Pediatric Neuropsychologist Maggie Rodriguez, Psy.D., Joins NESCA

By | NESCA Notes 2022

By: Jane Hauser
Director of Marketing & Outreach

In today’s blog, I have the pleasure of introducing you to NESCA Pediatric Neuropsychologist Maggie Rodriguez, Psy.D., who recently joined our team of expert clinicians.

How did you discover your interest in neuropsychology?

It was a long and winding road! I went into college, interested in a wide range of subject areas, including medicine. Eventually, I realized my area of interest was truly in psychology. I discovered that I really enjoyed neuropsychological evaluations, since they combined my interests in psychology, neuroscience, working with medical providers, educators, as well as writing and the creativity involved in making a child come alive in a report.

In graduate school, I was fortunate to learn from a number of extremely talented neuropsychologists in a variety of settings. While completing a placement at Children’s Hospital Boston, I remember hearing my very wise supervisor say that, “one year in the correct school placement is worth two years of therapy.” As I continued on with my coursework and clinical training, I repeatedly saw the truth in that statement. I witnessed the value of nuanced neuropsychological assessment in allowing students to receive accurate diagnoses and, in turn, the correct academic accommodations and interventions. I wanted to be part of that, not only to help children and teens succeed academically but to prevent the secondary effects that undiagnosed and untreated learning disorders, neurodevelopmental disorders, and cognitive challenges can have on emotional health, self-esteem, and social functioning.

On the personal side, my interest in neuropsychology was sparked again when I had my own child evaluated. It was surprisingly powerful to go through the process on the parent side, and after taking some time off to have a family, I knew that I wanted to get back into neuropsychology again!

Why did you choose to come to NESCA when re-entering your professional career?

There were several reasons that I looked into NESCA and ultimately opted to join its team. I learned about NESCA while researching neuropsychologists for my child’s evaluation and was impressed with what I saw. Additionally, one of my former testing supervisors told me NESCA is among the best in the business. Having that kind of endorsement from such a trusted source provided me with great confidence being part of NESCA.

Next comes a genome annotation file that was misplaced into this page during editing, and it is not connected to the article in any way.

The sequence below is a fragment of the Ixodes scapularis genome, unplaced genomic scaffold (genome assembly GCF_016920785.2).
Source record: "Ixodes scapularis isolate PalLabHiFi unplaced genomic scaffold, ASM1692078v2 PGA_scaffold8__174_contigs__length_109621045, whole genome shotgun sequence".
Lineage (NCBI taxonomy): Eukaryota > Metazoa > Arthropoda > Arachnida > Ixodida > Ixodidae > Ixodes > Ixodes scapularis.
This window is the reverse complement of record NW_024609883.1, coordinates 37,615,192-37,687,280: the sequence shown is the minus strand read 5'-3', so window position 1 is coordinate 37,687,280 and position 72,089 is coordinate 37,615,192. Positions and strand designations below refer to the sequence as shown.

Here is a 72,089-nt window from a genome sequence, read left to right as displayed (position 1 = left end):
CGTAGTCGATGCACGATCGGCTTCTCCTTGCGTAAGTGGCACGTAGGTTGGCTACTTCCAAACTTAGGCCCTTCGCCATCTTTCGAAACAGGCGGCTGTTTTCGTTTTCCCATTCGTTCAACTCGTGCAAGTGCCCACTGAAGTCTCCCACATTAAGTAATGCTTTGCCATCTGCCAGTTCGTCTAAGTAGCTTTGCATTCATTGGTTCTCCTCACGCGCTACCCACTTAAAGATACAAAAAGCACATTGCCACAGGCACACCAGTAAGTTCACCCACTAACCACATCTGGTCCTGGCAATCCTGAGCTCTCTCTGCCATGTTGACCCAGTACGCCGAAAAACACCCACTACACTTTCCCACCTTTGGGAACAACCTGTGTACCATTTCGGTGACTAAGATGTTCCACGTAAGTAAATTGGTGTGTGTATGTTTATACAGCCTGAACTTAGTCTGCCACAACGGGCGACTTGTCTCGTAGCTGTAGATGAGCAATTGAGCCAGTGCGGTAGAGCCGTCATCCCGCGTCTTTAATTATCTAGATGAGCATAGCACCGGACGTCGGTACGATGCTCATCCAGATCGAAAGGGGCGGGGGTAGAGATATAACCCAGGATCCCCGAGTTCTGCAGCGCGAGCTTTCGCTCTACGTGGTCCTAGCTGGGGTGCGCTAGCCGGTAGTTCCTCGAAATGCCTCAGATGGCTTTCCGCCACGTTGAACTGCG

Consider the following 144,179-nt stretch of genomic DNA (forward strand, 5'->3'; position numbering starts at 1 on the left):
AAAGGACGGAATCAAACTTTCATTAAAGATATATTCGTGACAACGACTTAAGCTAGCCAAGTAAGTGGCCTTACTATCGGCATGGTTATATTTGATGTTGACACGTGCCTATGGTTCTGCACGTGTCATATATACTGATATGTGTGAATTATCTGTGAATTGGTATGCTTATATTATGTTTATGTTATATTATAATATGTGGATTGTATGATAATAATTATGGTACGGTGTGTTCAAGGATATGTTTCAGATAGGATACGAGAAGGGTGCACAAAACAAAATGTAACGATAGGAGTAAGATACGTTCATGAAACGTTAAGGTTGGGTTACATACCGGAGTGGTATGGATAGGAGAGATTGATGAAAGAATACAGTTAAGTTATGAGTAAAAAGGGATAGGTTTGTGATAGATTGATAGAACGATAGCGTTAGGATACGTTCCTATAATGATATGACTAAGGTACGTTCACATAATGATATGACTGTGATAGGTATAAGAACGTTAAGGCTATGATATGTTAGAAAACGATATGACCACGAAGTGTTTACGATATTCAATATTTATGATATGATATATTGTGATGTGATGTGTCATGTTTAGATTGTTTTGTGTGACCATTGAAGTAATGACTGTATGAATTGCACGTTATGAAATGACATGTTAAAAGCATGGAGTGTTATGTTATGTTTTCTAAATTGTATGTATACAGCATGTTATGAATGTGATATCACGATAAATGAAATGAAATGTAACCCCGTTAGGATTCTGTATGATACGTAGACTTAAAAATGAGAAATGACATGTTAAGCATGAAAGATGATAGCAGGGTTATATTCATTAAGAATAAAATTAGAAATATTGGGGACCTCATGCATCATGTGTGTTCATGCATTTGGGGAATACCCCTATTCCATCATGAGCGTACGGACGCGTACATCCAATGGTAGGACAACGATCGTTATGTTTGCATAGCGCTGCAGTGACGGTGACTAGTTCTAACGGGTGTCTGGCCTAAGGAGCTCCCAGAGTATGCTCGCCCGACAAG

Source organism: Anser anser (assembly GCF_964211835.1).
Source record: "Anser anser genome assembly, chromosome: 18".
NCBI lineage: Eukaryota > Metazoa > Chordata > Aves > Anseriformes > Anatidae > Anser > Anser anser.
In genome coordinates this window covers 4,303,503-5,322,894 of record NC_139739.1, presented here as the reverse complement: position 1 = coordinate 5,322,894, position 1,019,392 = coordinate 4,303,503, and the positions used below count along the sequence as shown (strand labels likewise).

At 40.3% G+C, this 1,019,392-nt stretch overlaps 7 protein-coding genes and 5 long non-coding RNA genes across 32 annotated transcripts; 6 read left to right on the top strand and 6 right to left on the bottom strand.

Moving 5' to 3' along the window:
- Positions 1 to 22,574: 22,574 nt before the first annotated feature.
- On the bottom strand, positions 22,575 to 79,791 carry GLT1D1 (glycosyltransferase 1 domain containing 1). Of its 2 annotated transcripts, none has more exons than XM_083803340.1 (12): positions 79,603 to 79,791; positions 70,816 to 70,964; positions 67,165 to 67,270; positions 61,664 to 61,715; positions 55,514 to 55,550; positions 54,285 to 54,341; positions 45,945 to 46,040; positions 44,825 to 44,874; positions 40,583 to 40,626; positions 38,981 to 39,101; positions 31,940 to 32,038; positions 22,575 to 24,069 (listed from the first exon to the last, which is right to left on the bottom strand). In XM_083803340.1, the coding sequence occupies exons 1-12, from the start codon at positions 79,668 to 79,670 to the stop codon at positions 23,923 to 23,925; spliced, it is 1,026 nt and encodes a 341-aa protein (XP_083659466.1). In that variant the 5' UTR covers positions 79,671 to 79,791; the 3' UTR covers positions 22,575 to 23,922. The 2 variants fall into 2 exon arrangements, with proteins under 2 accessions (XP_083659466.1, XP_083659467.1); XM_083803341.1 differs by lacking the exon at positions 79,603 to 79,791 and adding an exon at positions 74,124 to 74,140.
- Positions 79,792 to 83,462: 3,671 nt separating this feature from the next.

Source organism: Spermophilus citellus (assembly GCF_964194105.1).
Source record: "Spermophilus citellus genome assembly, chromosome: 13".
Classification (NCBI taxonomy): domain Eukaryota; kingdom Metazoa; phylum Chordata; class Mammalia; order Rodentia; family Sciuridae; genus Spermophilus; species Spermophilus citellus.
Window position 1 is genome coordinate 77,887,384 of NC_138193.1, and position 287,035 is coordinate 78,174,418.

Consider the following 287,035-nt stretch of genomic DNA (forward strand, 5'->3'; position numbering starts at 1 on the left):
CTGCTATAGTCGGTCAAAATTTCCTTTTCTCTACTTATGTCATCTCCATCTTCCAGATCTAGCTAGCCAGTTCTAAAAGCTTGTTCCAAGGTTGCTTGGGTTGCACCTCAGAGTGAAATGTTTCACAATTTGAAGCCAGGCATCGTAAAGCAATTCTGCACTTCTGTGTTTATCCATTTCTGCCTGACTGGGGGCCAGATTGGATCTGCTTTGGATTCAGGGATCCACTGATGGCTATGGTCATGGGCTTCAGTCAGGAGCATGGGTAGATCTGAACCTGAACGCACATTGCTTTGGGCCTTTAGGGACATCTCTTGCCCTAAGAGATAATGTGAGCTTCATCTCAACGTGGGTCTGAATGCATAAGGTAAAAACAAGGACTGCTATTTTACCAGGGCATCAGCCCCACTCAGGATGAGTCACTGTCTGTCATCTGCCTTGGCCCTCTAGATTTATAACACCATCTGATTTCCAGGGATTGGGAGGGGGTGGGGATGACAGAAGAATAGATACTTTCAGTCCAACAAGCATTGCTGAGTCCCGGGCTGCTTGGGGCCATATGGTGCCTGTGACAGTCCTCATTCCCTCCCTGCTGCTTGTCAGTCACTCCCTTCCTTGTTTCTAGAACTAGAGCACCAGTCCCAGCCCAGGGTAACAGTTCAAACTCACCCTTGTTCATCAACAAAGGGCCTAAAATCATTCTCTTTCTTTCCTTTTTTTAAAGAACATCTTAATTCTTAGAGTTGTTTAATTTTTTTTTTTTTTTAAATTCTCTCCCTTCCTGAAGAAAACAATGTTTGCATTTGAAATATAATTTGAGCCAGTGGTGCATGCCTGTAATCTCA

I also was really drawn in by NESCA’s emphasis on the continued growth and learning for its clinicians. It was obvious that NESCA is comprised of a highly invested and collaborative team. Every one of us has a lot to learn still, and I valued the opportunity for not just a job, but the continued learning.

NESCA also offers a great work/life balance. Having a family of my own and parents who are approaching the stage where they also require care is a lot to balance. NESCA’s emphasis on supporting its staff in balancing work and life has made it very rewarding. I’ve seen several examples of how the culture of understanding is very much active.

On a very practical level, having clear protocols for handling day-to-day Covid strategies, like masking, cleaning, etc., has been comforting. Returning to clinical work in the midst of a pandemic has been a big transition, and knowing NESCA has put in place measures for keeping staff and clients safe is tremendously important to me. Seeing the creativity and agility in the way the team here tackled the larger challenges—evaluating clients safely and in-person—during Covid was inspiring and told me a lot about the team and culture. Learning that NESCA adapted its methods of testing via the two-office model demonstrated to me that they, as a practice, they are able to roll with those kinds of challenges. That was also very reassuring.

Finally, the interview process provided me with the chance to speak with a number of NESCA’s clinical staff. I was able to get a great feel for the culture and high standards the practice has, which made me confident that this was the right fit for me.

What kinds of concerns do you evaluate or enjoy the most?

I really enjoy working with kids of varying ages, but I do have a keen interest in working with families and children who are just hitting the adolescent years. I get the opportunity to help them understand how all the, sometimes confusing, pieces fit together.